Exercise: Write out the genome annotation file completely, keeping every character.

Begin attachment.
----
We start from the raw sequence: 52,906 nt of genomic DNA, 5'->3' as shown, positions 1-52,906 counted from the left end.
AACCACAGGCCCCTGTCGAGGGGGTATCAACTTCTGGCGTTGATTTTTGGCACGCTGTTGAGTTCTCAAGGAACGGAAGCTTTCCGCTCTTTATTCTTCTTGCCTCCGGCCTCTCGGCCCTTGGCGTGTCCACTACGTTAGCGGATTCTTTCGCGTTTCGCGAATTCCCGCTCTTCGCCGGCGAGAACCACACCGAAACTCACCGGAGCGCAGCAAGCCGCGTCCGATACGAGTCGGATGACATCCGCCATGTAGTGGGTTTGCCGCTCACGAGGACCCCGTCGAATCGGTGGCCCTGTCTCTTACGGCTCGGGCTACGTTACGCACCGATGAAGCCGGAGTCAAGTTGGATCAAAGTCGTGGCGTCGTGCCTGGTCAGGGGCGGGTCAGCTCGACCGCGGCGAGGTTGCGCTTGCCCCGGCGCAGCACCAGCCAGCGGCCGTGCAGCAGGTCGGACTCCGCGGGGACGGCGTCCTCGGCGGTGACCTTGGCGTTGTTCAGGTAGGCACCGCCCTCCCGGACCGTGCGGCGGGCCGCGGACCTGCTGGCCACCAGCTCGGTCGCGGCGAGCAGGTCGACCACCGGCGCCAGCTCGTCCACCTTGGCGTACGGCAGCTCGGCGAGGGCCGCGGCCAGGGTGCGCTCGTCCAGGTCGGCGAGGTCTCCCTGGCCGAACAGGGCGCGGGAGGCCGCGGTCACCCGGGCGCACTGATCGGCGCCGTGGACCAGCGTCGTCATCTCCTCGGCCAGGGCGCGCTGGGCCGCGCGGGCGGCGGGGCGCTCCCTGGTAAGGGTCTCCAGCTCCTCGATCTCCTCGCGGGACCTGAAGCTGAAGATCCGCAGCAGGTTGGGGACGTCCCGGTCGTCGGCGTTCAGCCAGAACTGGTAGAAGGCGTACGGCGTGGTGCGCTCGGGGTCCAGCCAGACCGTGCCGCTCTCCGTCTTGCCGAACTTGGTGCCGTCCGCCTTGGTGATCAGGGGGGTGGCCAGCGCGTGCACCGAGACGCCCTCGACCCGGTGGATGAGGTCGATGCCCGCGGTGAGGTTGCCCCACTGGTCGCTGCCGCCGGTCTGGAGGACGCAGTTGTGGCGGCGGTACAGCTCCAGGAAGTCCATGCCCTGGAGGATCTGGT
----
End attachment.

We start from the raw sequence: 52,906 nt of genomic DNA, 5'->3' as shown, positions 1-52,906 counted from the left end.
AACCACAGGCCCCTGTCGAGGGGGTATCAACTTCTGGCGTTGATTTTTGGCACGCTGTTGAGTTCTCAAGGAACGGAAGCTTTCCGCTCTTTATTCTTCTTGCCTCCGGCCTCTCGGCCCTTGGCGTGTCCACTACGTTAGCGGATTCTTTCGCGTTTCGCGAATTCCCGCTCTTCGCCGGCGAGAACCACACCGAAACTCACCGGAGCGCAGCAAGCCGCGTCCGATACGAGTCGGATGACATCCGCCATGTAGTGGGTTTGCCGCTCACGAGGACCCCGTCGAATCGGTGGCCCTGTCTCTTACGGCTCGGGCTACGTTACGCACCGATGAAGCCGGAGTCAAGTTGGATCAAAGTCGTGGCGTCGTGCCTGGTCAGGGGCGGGTCAGCTCGACCGCGGCGAGGTTGCGCTTGCCCCGGCGCAGCACCAGCCAGCGGCCGTGCAGCAGGTCGGACTCCGCGGGGACGGCGTCCTCGGCGGTGACCTTGGCGTTGTTCAGGTAGGCACCGCCCTCCCGGACCGTGCGGCGGGCCGCGGACCTGCTGGCCACCAGCTCGGTCGCGGCGAGCAGGTCGACCACCGGCGCCAGCTCGTCCACCTTGGCGTACGGCAGCTCGGCGAGGGCCGCGGCCAGGGTGCGCTCGTCCAGGTCGGCGAGGTCTCCCTGGCCGAACAGGGCGCGGGAGGCCGCGGTCACCCGGGCGCACTGATCGGCGCCGTGGACCAGCGTCGTCATCTCCTCGGCCAGGGCGCGCTGGGCCGCGCGGGCGGCGGGGCGCTCCCTGGTAAGGGTCTCCAGCTCCTCGATCTCCTCGCGGGACCTGAAGCTGAAGATCCGCAGCAGGTTGGGGACGTCCCGGTCGTCGGCGTTCAGCCAGAACTGGTAGAAGGCGTACGGCGTGGTGCGCTCGGGGTCCAGCCAGACCGTGCCGCTCTCCGTCTTGCCGAACTTGGTGCCGTCCGCCTTGGTGATCAGGGGGGTGGCCAGCGCGTGCACCGAGACGCCCTCGACCCGGTGGATGAGGTCGATGCCCGCGGTGAGGTTGCCCCACTGGTCGCTGCCGCCGGTCTGGAGGACGCAGTTGTGGCGGCGGTACAGCTCCAGGAAGTCCATGCCCTGGAGGATCTGGT